Beginning with its opening credits, Penguin Town makes clear that it's not your average nature docuseries. Set to an upbeat pop song, the intro informs viewers that over the course of “six hot months, one wild colony” of African penguins descends upon a small South African community, where the rules of polite society go out the window. The penguins can be seen hooking up (repeatedly), fighting, and trekking through human environments in search of food and shelter.
Penguin Town’s opening credits even introduce the show's central players, Real Housewives-style: there are the Bougainvilleas, longtime “soulmates” named after the bush where they make their nest; the Culverts, two “newlyweds” who settle beneath a water tunnel; Junior, a “misfit” who has yet to complete his final molt before adulthood; and the “bad guy” predators eager for a penguin snack.
Reality TV fans will immediately recognize this kind of table-setting as a staple of the genre, with shows like Below Deck, Too Hot to Handle, and Love Island relying on pop-fueled introductions to set the tone and welcome the season’s stars. The catchy opening tune is just one of many reality TV tropes that Penguin Town employs in its quest to flip the nature documentary on its head, and it works. After years of creative experimentation in the docuseries and reality space, Netflix has taken everything it’s learned and put it into Penguin Town, a nature doc unlike anything that’s come before it.
Netflix has long been invested in nature documentaries, but rarely has it diverted from the form’s traditions. Typically these films and docuseries favor solemnity over frivolity, and they almost always rely on somber, David Attenborough-style narration to make it clear just how difficult survival is in the wild. Instead, in Penguin Town, Netflix has recruited Patton Oswalt, the actor and comedian known for his unique vocal stylings, to provide color commentary, much as Michelle Buteau does on The Circle. At times, Oswalt lowers his tone of voice to reflect the gravity of the penguins’ mission — “to mate their way off the endangered species list” — but he’s just as happy to cheer the penguins on as they dry hump each other across town in order to achieve that goal. It’s a transition that Oswalt makes seamlessly, and the wonderment in his voice both highlights the breathtaking nature of the colony (and the show’s ability to film it), and subverts the genre’s frequent doom and gloom themes.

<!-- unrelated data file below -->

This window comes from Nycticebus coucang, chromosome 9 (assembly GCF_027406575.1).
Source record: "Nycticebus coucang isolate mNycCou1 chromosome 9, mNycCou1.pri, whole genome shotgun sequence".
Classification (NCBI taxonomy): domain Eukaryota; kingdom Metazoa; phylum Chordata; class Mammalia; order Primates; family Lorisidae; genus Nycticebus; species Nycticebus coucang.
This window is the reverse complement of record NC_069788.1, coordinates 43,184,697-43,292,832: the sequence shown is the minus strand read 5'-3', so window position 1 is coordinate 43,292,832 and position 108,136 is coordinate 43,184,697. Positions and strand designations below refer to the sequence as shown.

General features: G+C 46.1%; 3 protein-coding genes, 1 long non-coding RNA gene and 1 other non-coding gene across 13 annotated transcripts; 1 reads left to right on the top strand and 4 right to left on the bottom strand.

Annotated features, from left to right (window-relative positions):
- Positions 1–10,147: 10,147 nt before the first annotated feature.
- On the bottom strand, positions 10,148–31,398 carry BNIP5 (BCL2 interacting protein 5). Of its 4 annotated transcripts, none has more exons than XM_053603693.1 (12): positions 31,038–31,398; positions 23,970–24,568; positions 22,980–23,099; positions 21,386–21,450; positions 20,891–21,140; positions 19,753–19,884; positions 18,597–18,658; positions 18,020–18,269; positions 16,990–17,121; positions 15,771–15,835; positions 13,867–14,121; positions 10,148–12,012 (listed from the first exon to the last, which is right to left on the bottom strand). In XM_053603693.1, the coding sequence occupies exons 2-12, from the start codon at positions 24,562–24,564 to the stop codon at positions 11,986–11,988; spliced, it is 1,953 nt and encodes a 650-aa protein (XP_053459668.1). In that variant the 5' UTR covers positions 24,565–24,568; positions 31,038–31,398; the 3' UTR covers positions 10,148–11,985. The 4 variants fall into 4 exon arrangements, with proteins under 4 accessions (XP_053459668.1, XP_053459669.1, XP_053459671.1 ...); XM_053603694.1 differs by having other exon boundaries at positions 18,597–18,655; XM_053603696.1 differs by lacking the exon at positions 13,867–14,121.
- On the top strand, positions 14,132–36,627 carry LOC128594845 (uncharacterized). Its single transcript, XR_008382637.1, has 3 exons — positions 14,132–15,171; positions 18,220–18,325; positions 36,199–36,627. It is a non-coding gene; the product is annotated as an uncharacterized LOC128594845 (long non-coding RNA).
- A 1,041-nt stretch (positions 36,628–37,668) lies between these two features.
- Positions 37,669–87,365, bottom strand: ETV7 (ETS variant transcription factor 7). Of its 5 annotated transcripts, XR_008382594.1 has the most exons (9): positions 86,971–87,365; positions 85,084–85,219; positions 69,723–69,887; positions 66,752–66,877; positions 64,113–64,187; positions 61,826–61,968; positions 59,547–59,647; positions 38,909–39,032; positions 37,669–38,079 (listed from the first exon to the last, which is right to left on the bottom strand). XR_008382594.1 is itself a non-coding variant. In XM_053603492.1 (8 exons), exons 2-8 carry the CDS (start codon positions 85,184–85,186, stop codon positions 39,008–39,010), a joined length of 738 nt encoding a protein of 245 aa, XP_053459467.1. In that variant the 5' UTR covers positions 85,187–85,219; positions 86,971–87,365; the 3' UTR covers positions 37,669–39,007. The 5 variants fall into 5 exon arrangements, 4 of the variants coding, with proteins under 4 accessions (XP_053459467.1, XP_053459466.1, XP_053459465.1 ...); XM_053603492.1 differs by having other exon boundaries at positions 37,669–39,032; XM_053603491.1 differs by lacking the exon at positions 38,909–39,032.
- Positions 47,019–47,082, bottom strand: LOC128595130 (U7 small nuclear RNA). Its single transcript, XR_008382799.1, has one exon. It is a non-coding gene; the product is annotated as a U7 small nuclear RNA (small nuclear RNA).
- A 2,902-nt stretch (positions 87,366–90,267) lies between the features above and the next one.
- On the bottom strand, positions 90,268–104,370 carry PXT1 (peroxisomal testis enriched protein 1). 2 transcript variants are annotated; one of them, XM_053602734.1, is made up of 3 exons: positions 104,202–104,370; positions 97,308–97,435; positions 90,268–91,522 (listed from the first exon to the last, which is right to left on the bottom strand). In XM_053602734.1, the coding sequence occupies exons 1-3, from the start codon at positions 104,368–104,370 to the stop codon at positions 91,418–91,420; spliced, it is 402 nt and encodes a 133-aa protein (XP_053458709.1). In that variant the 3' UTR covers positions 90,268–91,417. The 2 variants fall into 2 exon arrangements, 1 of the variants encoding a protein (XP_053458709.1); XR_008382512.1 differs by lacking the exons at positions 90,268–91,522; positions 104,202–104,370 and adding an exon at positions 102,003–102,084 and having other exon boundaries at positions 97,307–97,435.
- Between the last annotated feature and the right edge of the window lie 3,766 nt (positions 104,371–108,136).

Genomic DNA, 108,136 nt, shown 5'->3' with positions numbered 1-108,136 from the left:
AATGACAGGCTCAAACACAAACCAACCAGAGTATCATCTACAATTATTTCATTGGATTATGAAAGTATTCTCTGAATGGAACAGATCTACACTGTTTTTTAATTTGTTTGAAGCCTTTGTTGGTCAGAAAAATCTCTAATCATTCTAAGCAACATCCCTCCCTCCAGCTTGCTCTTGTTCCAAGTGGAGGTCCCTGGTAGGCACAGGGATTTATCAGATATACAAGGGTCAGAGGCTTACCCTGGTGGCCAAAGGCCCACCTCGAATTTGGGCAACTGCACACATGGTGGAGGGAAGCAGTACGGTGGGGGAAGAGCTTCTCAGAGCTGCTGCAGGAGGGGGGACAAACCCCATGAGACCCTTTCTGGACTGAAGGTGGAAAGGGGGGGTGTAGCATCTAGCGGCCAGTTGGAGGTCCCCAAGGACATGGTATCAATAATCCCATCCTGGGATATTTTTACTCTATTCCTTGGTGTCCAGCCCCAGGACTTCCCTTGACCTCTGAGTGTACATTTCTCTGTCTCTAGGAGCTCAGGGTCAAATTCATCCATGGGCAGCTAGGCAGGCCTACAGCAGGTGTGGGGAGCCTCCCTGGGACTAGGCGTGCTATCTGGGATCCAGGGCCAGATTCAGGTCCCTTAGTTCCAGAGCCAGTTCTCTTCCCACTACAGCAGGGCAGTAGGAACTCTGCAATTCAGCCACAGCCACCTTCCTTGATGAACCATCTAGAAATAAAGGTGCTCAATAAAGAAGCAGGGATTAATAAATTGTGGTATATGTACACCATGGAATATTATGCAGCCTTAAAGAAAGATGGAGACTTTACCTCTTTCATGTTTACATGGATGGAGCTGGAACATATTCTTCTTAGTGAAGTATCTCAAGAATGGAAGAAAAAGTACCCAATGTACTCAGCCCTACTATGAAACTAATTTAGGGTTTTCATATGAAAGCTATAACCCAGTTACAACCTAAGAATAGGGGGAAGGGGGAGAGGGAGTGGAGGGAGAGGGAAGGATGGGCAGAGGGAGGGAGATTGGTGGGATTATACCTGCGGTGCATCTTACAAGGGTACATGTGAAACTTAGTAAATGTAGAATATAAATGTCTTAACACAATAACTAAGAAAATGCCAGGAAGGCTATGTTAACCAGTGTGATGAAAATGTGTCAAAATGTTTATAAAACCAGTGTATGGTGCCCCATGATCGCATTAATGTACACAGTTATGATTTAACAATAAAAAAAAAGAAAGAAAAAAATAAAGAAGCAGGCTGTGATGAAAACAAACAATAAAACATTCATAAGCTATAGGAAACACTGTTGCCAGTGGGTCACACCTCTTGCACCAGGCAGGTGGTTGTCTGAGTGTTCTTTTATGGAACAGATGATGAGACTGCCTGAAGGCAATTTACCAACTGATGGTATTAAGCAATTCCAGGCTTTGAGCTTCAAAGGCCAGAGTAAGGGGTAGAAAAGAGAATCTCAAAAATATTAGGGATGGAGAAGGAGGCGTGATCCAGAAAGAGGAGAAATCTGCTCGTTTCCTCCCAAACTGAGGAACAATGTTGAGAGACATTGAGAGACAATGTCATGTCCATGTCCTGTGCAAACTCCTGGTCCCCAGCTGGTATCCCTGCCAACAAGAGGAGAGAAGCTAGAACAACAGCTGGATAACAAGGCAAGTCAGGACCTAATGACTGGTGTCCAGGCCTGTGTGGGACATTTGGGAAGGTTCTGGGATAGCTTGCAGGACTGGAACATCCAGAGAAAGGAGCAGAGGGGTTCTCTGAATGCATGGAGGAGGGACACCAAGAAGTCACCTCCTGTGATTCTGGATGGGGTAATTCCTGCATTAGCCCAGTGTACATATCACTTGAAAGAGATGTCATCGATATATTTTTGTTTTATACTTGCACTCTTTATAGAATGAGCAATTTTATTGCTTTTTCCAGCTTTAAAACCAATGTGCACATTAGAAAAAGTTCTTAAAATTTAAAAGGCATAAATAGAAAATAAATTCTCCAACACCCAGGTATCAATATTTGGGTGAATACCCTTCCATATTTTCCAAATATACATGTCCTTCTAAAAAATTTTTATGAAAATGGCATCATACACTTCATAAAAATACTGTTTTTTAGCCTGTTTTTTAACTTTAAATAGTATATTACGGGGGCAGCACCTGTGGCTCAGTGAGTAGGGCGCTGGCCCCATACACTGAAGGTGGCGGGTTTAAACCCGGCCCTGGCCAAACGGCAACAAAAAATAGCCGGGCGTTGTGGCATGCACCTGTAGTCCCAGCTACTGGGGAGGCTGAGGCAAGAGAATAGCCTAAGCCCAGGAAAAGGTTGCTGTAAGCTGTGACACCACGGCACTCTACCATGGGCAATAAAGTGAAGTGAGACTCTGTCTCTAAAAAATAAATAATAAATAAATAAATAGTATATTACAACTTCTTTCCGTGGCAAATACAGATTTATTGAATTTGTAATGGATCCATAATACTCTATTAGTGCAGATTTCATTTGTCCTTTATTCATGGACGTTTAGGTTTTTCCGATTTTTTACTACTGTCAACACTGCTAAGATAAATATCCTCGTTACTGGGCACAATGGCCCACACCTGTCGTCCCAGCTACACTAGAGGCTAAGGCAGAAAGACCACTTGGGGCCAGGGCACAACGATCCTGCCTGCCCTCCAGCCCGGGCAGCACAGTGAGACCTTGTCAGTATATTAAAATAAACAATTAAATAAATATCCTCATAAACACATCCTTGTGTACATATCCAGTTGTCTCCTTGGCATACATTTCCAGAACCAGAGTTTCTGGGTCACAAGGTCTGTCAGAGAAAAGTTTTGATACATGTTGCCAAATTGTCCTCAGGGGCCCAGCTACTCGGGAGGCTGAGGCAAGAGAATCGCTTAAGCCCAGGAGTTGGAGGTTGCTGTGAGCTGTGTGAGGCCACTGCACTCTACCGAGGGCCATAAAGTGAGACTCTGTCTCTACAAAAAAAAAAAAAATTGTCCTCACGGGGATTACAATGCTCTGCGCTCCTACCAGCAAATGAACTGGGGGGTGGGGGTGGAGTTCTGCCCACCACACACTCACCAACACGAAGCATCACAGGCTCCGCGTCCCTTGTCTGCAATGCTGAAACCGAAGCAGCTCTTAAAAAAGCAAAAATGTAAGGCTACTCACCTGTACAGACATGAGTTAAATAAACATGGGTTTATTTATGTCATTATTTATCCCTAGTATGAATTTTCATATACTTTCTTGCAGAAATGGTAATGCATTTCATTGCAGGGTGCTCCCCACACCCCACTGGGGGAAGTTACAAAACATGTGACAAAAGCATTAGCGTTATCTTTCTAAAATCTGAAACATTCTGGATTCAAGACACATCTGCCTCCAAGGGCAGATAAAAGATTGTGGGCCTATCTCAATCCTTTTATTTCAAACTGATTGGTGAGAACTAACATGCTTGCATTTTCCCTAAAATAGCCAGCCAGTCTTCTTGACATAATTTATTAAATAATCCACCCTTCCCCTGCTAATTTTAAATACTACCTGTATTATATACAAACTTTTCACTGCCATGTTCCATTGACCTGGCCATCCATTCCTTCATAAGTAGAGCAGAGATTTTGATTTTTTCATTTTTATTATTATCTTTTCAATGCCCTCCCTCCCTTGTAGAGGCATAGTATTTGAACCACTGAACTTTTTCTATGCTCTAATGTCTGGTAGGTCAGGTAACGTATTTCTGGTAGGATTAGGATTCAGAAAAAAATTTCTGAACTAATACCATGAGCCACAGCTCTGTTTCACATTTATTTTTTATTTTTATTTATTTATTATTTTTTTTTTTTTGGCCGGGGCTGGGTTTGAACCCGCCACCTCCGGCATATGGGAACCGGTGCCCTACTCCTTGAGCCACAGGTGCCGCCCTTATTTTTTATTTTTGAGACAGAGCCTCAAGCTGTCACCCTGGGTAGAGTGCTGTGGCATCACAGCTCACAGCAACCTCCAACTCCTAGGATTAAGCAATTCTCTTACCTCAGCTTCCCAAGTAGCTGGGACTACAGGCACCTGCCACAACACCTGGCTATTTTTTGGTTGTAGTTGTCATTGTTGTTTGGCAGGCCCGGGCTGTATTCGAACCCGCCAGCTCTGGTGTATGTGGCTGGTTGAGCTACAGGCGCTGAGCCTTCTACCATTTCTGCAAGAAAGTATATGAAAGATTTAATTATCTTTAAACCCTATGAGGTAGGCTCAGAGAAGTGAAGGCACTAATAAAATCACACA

Penguin Town further differentiates itself from its cohort by ditching one-off episodes with a singular focus — such as the individual “Coastal Seas” and “Jungles” installments in Our Planet — in favor of a serial approach that carries across the entire eight-episode season. Each episode we dive deeper into the Bougainvilleas’ family dynamic, Junior’s struggle to shed the last of his baby fur, and the Culverts’ land dispute with the other penguins, ensuring that each of these stories is central to the season’s arc, much like Francesca and Harry's will they-won't they romance grounded Too Hot to Handle. When something tragic does happen (this is still a wildlife show, after all), viewers are that much more invested, as we’ve now spent nearly four hours with these adorable, flightless birds.
There’s even a nod to streaming-age dramas, with each episode of Penguin Town concluding on a cliffhanger. Just when the Culverts have laid their first eggs, or when Junior manages to snag a meal, Netflix amps up the suspenseful music, Oswalt’s voice drops, and the screen cuts to black. With these cuddly creatures in such dire straits, how can you not press that “Watch Next Episode” button?
Given the penguins' overwhelming cuteness — watching them waddle around the beach, into homes, and through parking lots dressed as if they’re headed to a black-tie affair is nothing less than captivating — Penguin Town probably would have been a massive hit for Netflix even without its jazzed-up, reality TV-inspired format. But by taking the lessons learned from dating shows like Love Is Blind, adding in a few drama conventions, and mixing them with the beloved nature documentary format, Netflix has created the perfect mashup. Much like the African penguins of Simon’s Town, South Africa, it seems likely that Penguin Town will be back again next year with a new batch of birds ready to take their place atop your streaming queue.
All eight episodes of Penguin Town drop Wednesday June 16 on Netflix.
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Claire Spellberg Lustig is the Senior Editor at Primetimer and a scholar of The View. Follow her on Twitter at @c_spellberg.
TOPICS: Penguin Town, Netflix, David Attenborough